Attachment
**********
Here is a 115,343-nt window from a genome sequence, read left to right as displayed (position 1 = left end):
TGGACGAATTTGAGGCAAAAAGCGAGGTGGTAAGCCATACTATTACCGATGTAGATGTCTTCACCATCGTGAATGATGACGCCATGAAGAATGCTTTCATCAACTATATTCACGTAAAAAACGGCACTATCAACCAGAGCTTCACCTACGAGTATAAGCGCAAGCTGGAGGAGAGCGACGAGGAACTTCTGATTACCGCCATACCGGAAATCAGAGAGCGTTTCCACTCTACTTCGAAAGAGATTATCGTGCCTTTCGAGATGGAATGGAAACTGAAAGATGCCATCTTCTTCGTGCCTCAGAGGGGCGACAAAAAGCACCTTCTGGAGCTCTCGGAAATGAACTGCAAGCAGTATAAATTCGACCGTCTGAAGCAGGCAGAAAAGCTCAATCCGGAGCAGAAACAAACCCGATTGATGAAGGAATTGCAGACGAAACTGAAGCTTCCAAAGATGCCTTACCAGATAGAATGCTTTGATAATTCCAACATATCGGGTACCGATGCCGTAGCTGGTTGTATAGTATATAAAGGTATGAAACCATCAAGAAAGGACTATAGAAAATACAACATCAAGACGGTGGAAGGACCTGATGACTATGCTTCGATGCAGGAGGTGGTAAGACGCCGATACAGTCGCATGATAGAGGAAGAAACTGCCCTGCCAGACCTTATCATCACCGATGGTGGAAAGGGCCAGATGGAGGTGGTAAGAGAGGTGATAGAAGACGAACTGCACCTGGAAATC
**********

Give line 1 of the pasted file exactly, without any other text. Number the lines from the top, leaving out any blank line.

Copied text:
Here is a 115,343-nt window from a genome sequence, read left to right as displayed (position 1 = left end):